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'Windows 8 is a catastrophe' says Steam boss Gabe Newell

"I think Windows 8 is a catastrophe for everyone in the PC space," says the creator of Steam and Half-Life, Gabe Newell.

Nick Hide Managing copy editor
Nick manages CNET's advice copy desk from Springfield, Virginia. He's worked at CNET since 2005.
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Nick Hide
3 min read

"I think Windows 8 is a catastrophe for everyone in the PC space." Thus spake the prophet of doom, Gabe Newell, boss of online gaming behemoth Valve, maker of the Steam store and beloved smash hits such as Portal and Half-Life. A man whose multi-billion dollar success is founded on the openness of the PC platform. So what's his problem with Windows 8?

"We think touch is short-term," Newell said, speaking at an event in Seattle covered by AllThingsD. "The mouse and keyboard were stable for 25 years, but I think touch will be stable for 10 years." Windows 8 is built around a new touch interface called Metro, which makes your desktop into a Windows Phone/Xbox-style collection of moving boxes.

How bad is it? "I think we'll lose some of the top-tier PC [manufacturers], who will exit the market," Newell predicts. "I think margins will be destroyed for a bunch of people."

But touch is optional, unless you're on a tablet. More worrying for an independent software retailer is the closed-shop system used by Windows 8 RT, the limited version written for tablets running on ARM chips. RT tablets will only be able to run software bought from the Windows Store -- just like the iTunes App Store on an iPad.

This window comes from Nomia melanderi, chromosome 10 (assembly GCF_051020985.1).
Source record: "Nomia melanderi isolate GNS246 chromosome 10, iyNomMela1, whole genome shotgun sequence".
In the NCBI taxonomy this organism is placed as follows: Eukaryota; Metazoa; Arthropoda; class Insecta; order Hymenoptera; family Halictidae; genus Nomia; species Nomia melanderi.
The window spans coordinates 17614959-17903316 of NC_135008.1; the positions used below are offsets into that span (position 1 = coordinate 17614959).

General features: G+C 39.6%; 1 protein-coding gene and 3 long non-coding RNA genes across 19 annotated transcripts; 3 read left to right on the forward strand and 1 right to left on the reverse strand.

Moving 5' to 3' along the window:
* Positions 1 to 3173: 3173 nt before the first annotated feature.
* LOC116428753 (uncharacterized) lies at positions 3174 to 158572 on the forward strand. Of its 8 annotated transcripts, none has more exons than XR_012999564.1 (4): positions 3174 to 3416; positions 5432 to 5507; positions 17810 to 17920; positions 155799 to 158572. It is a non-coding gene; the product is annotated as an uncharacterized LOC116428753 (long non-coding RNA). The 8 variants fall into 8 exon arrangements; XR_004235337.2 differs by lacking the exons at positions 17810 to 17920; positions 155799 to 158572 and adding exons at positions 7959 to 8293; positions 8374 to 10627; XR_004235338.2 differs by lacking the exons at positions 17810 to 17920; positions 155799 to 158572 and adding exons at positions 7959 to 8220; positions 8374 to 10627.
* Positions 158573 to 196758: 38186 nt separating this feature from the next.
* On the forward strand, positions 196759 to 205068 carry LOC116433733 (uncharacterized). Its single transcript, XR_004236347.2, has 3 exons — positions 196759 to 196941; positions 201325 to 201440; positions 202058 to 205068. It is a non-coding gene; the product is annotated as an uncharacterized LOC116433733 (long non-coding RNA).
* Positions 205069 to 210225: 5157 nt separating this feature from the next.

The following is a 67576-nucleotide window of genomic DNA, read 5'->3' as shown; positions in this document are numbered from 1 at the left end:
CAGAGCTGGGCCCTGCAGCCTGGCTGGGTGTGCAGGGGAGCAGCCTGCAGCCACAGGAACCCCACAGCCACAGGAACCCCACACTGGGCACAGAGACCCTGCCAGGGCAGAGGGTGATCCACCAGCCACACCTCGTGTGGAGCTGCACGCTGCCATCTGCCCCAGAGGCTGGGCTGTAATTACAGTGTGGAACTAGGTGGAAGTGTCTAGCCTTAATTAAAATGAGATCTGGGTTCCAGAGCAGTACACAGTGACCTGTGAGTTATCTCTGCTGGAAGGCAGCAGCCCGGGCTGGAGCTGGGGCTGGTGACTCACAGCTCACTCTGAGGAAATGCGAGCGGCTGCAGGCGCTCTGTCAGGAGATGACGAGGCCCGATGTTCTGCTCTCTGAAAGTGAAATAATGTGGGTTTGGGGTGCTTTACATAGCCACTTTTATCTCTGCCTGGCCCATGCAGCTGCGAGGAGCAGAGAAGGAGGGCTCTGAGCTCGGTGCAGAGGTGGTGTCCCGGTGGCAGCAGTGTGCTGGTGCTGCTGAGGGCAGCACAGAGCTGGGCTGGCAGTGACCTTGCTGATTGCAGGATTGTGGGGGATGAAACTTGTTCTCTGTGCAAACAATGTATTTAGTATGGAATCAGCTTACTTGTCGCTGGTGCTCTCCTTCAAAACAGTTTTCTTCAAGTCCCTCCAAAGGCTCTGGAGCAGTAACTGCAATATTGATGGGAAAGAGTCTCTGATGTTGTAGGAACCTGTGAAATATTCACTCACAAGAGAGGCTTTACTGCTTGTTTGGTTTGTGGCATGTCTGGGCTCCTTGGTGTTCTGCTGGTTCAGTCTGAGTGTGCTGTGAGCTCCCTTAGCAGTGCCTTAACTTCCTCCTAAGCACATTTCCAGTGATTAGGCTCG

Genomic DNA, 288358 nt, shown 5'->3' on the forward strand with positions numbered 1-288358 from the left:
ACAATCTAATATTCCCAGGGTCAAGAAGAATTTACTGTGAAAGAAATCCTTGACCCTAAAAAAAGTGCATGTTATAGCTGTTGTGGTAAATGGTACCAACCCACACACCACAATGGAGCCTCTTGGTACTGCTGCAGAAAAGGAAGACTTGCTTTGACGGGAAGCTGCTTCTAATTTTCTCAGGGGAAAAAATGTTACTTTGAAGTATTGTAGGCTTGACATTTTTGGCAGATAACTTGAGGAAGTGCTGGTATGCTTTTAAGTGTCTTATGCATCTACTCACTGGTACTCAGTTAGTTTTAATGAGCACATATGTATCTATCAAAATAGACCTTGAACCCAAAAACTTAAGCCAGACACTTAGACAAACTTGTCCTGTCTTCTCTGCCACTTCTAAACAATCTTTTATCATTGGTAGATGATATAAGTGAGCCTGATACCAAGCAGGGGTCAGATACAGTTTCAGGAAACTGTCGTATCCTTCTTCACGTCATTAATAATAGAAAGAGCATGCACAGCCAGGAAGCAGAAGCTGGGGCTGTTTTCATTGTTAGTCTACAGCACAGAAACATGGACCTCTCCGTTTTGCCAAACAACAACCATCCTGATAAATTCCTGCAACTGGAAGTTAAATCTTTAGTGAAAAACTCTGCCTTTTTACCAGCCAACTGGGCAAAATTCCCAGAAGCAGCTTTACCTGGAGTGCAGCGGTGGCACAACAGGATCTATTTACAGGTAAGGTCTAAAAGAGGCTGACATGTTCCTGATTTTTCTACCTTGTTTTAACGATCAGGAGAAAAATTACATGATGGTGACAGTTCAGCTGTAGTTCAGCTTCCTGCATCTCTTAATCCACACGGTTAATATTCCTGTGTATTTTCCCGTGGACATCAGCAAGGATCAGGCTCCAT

Your normal desktop version of Windows 8 will run any old junk just like before -- but the Windows Store will be front and centre, and the natural place for most people to go for their games and programs.

That's bad for original ideas, according to Newell. "In order for innovation to happen, a bunch of things that aren't happening on closed platforms need to occur. Valve wouldn't exist today without the PC -- [nor] Epic, or Zynga, or Google. They all wouldn't have existed without the openness of the platform.

"There's a strong temptation to close the platform, because they look at what they can accomplish when they limit the competitors' access to the platform, and they say, 'That's really exciting'."

That means working out a way of bringing Steam to Linux. "The big problem that is holding back Linux is games. People don't realise how critical games are in driving consumer purchasing behaviour. We want to make it as easy as possible for the 2,500 games on Steam to run on Linux as well.

"We are looking at the [PC] platform and saying, 'We've been a free rider, and we've been able to benefit from everything that went into PCs and the Internet, and we have to continue to figure out how there will be open platforms.'"

I'm not entirely sure I'm convinced by his argument. The App Store has seen the most spectacular blossoming of creative independent game making since games came on cassette tapes. It's a closed market, but the barriers to entry are so low and the number of users so high that it's made no difference. And in turn, it's spurred development on open platforms like Android and Steam.

Will having a highly visible marketplace on every Windows 8 PC help or hinder makers of good-quality low-priced software to find customers? I think it'll help. But we can all agree on touch, that's bonkers. Disagree in the usual places.